Career Advice

How To End A Relationship Without Hurting Your Career

Breaking up is never easy to do, but add an office romance to the mix and it can be downright treacherous to your career. After all, you don’t want the one with the broken heart to try to torpedo your career by bad mouthing you, making scenes in the office or trying to block you from getting assignments. While many times ending a relationship is one sided, that doesn’t mean there aren’t ways to minimize the damage it can have at work.

Let’s face it office romances are a common occurrence. We spend much of a day at work and in some cases our evenings so it’s not surprising that many co-workers end up in romantic relationships. A big no no from a career standpoint is to carry on the relationship during work hours and the same goes for breaking up.  “You don’t conduct your romance at the office and you don’t break up with them at the office,” says Stephanie Losee, co-author of Office Mate, a book explaining why the office may be the best place to find your true love. “You don’t use email, you don’t text, you don’t do it on Facebook and you especially don’t do it with company resources.”

Losee says that when breaking up with someone, show them the respect they may or may not deserve. “People who are shown due respect tend not to flip out,” she says. Losee says to look them in the eye and talk about why you are breaking up with him or her. Never cite reasons that are fixable because it not only puts the other person on the defensive but gives them a glimmer of hope that the relationship can be fixed, she says.

Timing Is Everything

When you choose to break up with someone at work also matters, according to Marie  McIntyre, the author of Secrets to Winning at Office Politics and The Management Team Handbook. She says that doing it on a Friday or ahead of a long weekend is ideal because it gives the person getting dumped time to come to terms with what happened. “You certainly don’t want to do this after lunch,” says McIntyre. “Don’t make this announcement one evening and expect it to be ok when you show up for work the next day.”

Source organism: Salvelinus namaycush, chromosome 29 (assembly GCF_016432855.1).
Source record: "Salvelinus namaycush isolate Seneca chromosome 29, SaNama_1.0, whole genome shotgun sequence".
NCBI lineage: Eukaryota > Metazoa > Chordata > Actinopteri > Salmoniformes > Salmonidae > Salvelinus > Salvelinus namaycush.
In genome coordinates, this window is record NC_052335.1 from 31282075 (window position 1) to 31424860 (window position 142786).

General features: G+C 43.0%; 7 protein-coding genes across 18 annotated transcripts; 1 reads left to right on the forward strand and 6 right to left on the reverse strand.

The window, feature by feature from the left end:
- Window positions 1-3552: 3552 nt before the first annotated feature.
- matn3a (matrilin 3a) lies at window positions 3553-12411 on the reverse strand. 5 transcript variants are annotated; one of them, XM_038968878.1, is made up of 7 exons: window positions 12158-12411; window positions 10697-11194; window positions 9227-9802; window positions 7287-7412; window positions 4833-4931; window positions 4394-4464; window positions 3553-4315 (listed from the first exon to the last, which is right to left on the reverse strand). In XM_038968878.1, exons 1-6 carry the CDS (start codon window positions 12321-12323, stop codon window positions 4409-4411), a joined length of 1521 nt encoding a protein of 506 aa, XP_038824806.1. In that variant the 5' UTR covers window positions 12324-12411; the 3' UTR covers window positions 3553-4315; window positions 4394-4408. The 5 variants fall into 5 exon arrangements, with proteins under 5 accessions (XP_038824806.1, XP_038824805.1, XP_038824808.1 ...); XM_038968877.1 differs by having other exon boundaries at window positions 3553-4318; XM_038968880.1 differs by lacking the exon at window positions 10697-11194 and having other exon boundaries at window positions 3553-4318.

According to McIntyre, breaking up has to be planned in advance which means not only when you intend to do it, but how you are going to act at work once the relationship is over. The person being hurt might not want to talk about work, but McIntyre says to appeal to their self-interest so you can get a sense of what will happen when you two are working together in the future. “Neither one wants to come out looking badly” so it pays to discuss how you both are going to keep working together, she says.

The main goal when starting, and more importantly ending a relationship, is to keep the drama out of the office. “At work we are supposed to be calm, mature professional adults,” says McIntyre. “Broken romances tend to make people act like kids.”

Man Or Woman Scorned

Contrary to what you may see in the news, according to Losee, the number of office relationships that go awry are far and few in between. In fact, Losee says that studies in the past have shown that one in five people in an office romance go on to get married. That stat is on the rise, with CareerBuilder saying 31% of office lovers end up getting hitched.  Still, there are times when things end badly and the animosity ends up poisoning the workplace. Career experts say in that case it may be time to get upper management or human resources involved.  Losee says to first talk to your former lover, but if you hit a brick wall, then go to your supervisor or HR department. “The whole point of being an employee is being low maintenance,” says Losee. “You don’t want to run to HR or your supervisor unless there are no other recourses.”